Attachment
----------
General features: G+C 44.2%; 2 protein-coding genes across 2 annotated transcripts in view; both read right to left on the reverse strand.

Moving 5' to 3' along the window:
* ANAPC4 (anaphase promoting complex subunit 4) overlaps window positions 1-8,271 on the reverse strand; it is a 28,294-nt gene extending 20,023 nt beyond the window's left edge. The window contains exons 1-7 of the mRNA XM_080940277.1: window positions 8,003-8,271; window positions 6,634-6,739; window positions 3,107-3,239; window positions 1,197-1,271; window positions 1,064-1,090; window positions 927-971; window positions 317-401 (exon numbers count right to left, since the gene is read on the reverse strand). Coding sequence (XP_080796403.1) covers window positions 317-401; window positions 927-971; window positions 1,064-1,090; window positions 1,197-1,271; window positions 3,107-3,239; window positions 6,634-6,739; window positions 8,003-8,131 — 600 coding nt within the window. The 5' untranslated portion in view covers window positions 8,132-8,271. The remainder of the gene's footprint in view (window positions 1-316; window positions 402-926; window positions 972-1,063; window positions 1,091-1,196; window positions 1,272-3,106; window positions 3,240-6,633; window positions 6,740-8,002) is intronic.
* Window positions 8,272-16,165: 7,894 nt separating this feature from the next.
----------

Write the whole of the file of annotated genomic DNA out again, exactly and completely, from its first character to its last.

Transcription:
General features: G+C 44.2%; 2 protein-coding genes across 2 annotated transcripts in view; both read right to left on the reverse strand.

Moving 5' to 3' along the window:
* ANAPC4 (anaphase promoting complex subunit 4) overlaps window positions 1-8,271 on the reverse strand; it is a 28,294-nt gene extending 20,023 nt beyond the window's left edge. The window contains exons 1-7 of the mRNA XM_080940277.1: window positions 8,003-8,271; window positions 6,634-6,739; window positions 3,107-3,239; window positions 1,197-1,271; window positions 1,064-1,090; window positions 927-971; window positions 317-401 (exon numbers count right to left, since the gene is read on the reverse strand). Coding sequence (XP_080796403.1) covers window positions 317-401; window positions 927-971; window positions 1,064-1,090; window positions 1,197-1,271; window positions 3,107-3,239; window positions 6,634-6,739; window positions 8,003-8,131 — 600 coding nt within the window. The 5' untranslated portion in view covers window positions 8,132-8,271. The remainder of the gene's footprint in view (window positions 1-316; window positions 402-926; window positions 972-1,063; window positions 1,091-1,196; window positions 1,272-3,106; window positions 3,240-6,633; window positions 6,740-8,002) is intronic.
* Window positions 8,272-16,165: 7,894 nt separating this feature from the next.